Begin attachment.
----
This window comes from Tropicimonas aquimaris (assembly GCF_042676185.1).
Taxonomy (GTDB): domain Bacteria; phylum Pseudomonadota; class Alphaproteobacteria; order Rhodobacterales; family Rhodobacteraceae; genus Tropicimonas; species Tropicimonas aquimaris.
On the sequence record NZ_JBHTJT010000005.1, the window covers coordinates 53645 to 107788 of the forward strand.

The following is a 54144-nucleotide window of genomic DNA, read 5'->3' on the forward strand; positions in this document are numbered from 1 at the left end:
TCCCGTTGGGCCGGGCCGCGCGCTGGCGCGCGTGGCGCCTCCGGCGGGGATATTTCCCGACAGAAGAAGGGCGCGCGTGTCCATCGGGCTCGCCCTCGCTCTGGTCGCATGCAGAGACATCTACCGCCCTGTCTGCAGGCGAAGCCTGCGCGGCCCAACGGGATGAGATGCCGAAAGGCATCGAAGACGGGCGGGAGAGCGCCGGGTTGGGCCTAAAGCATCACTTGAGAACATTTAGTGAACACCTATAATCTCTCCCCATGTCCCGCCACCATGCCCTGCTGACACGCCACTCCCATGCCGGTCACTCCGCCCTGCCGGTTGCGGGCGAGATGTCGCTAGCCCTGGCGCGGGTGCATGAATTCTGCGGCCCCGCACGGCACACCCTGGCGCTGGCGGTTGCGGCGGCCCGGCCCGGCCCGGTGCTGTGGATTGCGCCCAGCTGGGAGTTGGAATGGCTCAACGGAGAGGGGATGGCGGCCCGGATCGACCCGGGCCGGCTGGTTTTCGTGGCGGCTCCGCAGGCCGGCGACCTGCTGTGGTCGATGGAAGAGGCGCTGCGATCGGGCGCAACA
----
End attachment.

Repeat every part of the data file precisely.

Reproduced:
This window comes from Tropicimonas aquimaris (assembly GCF_042676185.1).
Taxonomy (GTDB): domain Bacteria; phylum Pseudomonadota; class Alphaproteobacteria; order Rhodobacterales; family Rhodobacteraceae; genus Tropicimonas; species Tropicimonas aquimaris.
On the sequence record NZ_JBHTJT010000005.1, the window covers coordinates 53645 to 107788 of the forward strand.

The following is a 54144-nucleotide window of genomic DNA, read 5'->3' on the forward strand; positions in this document are numbered from 1 at the left end:
TCCCGTTGGGCCGGGCCGCGCGCTGGCGCGCGTGGCGCCTCCGGCGGGGATATTTCCCGACAGAAGAAGGGCGCGCGTGTCCATCGGGCTCGCCCTCGCTCTGGTCGCATGCAGAGACATCTACCGCCCTGTCTGCAGGCGAAGCCTGCGCGGCCCAACGGGATGAGATGCCGAAAGGCATCGAAGACGGGCGGGAGAGCGCCGGGTTGGGCCTAAAGCATCACTTGAGAACATTTAGTGAACACCTATAATCTCTCCCCATGTCCCGCCACCATGCCCTGCTGACACGCCACTCCCATGCCGGTCACTCCGCCCTGCCGGTTGCGGGCGAGATGTCGCTAGCCCTGGCGCGGGTGCATGAATTCTGCGGCCCCGCACGGCACACCCTGGCGCTGGCGGTTGCGGCGGCCCGGCCCGGCCCGGTGCTGTGGATTGCGCCCAGCTGGGAGTTGGAATGGCTCAACGGAGAGGGGATGGCGGCCCGGATCGACCCGGGCCGGCTGGTTTTCGTGGCGGCTCCGCAGGCCGGCGACCTGCTGTGGTCGATGGAAGAGGCGCTGCGATCGGGCGCAACA